How Much Does Your Pet Eat?
Here’s A Handy Formula
The rule of thumb for how much food your pet will eat in a month is:
1/2 its body weight
- A 20 pound dog = 10 pounds of food each month. And 120 pounds in a year.
- A 10 pound cat = 5 pounds of food each month. And 60 pounds in a year.
- If you are lucky and have a 120 pound Newfie, he will eat 60 pounds of food in a month. That’s a whopping 720 pounds of food in a year.
Keep in mind, this is simply an estimation. It is based on a healthy pet with no special conditions (e.g., this doesn’t apply to kittens, puppies, pregnant animals, etc.). Interestingly, the same rule applies to both cats and dogs.
Why Might This Be Useful?
- Tracking how much you really are feeding your pet.
- Keeping a pet-related budget.
- Scheduling auto-shipments of pet food each month.
- Dazzle friends and co-workers with seemingly random trivia.
How Much Food Per Day?
The answer here depends on pet calorie needs per day, what food you are feeding, their body conditioning score (BCS), and how active they are. We bet you’ll be surprised at how seemingly few calories per day they need and what little food that represents.
Step One: Pet Calorie Needs
How many calories does your pet need per day? This will vary on breed, overall size and health, activity level and whether they are spayed or neutered.
- The Pet Nutritional Alliance has a handy pet calorie calculator for both dogs and cats. Give it a try!
- Dr. Ernie Ward is well-known for his quest to prevent pet obesity. His website has great resources for finding ideal weights, calories, and how fast those treats add up!
Step Two: Calories in the Food
Carefully read the bag of food for nutritional information. You will want to find how many calories are in one cup of food. If you can’t find this in the microscopic print on the back of the bag (or sides), try checking the company website. Many companies list detailed information online (and in readable print).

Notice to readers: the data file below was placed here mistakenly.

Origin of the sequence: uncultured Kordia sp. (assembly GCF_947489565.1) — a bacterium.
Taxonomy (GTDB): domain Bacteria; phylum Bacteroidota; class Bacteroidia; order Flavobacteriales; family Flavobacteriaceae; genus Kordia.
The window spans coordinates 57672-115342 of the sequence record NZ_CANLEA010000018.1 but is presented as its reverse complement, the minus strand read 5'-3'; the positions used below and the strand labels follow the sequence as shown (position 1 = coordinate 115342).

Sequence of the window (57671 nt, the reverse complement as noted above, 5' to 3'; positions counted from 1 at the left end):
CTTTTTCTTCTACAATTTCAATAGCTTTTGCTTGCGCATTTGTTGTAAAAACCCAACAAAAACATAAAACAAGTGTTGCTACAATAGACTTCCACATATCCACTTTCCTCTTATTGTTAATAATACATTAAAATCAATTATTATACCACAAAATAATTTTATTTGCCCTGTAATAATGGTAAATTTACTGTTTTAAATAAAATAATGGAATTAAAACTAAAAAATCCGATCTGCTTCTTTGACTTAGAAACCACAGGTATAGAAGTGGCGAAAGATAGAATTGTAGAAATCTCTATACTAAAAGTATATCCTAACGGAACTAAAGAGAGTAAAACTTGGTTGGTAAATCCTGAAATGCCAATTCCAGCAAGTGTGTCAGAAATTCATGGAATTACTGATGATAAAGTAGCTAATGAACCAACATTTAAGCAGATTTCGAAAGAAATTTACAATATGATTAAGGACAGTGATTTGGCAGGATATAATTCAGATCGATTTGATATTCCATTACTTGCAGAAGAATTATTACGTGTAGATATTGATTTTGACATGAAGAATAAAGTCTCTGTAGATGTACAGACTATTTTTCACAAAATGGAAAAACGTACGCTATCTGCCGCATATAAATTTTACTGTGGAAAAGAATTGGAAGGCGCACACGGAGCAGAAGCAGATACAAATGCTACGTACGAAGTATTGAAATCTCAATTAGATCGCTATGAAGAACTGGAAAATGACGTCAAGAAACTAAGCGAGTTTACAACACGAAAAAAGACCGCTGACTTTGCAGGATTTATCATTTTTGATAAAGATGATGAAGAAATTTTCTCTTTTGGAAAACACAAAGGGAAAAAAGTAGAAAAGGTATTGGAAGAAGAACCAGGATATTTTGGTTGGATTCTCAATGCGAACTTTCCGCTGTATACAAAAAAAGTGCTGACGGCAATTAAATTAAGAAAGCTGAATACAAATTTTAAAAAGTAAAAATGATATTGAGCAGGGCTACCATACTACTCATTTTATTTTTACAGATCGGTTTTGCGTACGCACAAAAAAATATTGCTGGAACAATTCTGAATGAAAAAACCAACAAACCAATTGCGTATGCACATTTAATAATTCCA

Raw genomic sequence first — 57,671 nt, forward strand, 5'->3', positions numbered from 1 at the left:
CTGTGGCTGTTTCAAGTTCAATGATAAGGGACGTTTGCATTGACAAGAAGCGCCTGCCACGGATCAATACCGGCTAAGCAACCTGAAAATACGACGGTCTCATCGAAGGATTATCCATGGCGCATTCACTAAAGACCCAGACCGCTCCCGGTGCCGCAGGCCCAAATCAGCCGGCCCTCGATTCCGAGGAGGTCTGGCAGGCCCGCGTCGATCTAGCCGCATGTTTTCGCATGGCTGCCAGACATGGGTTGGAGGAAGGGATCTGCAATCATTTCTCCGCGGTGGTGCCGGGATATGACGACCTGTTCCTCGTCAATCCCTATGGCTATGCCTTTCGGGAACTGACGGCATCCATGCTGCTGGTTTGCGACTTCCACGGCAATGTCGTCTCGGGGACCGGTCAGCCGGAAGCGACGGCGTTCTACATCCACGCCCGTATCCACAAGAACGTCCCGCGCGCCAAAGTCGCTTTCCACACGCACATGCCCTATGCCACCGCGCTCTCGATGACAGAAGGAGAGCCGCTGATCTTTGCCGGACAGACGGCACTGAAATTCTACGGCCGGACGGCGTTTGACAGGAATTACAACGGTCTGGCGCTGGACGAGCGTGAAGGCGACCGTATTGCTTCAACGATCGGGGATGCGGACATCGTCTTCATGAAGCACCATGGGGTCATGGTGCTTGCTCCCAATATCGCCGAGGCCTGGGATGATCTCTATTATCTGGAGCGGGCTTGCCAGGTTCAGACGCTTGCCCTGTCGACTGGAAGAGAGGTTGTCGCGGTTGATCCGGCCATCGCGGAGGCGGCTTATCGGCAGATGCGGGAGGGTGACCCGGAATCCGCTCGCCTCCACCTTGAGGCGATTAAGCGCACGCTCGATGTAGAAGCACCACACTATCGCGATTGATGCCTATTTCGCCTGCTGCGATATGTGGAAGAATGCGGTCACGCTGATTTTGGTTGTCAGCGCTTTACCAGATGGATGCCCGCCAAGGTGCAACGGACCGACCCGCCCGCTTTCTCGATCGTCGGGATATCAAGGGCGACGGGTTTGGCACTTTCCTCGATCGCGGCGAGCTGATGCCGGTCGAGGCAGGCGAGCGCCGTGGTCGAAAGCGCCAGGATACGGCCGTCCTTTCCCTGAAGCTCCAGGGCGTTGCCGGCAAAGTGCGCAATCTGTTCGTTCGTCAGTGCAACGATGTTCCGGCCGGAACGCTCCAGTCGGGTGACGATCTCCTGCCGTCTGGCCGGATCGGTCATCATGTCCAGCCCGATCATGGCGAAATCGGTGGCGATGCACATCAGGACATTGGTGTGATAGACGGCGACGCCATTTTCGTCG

Step Three: Body Conditioning Score
If you look straight down at your pet while he is standing, is he long and lean? Or does he look like a football? If you look at your pet from the side, does the abdomen tuck up slightly or sag and bag towards the floor?
Editor’s note: Getting 3 cats (who truly have differing body shapes) to stand still and pose was surprisingly difficult. While the middle “healthy body” cat appears huge, he is a Maine Coon so he is more fluff than fat.
Even though they happen to be lying down, these pictures are a better indicator of the overall physical difference in the two cats.
The Ohio State University has a great visual guide to Body Conditioning Scores for both cats and dogs. (They cheated and drew sketches of the pets.)
Real Life Example
The lean body cat (Scooby) is 9.6 pounds. He is a 1.5 year old neutered male and playful. He is a great weight, but definitely lean. According to the Pet Nutrition Alliance calorie calculator, his pet calorie needs are about 200-234 calories per day.
The overweight body (Daphne who thankfully can’t read) is 11.2 pounds. She is a 5 year old spayed female who loves her naps. She is overweight, but not obese. They calculate her calories around 158 a day (in order to slowly reduce her weight to around 9 pounds).
They eat Natural Balance Wild Pursuits Trout Formula. According to the bag (and website), for a ten pound cat, that would be only 3/4 of a cup of food per day. But, one cup of this food has 365 calories/cup. In reality, they would only need 1/2 cup, maybe 2/3 cup of food per day! Makes your diet look fabulous, doesn’t it!
Get checking those food facts and keep your pets healthy and active for the long haul!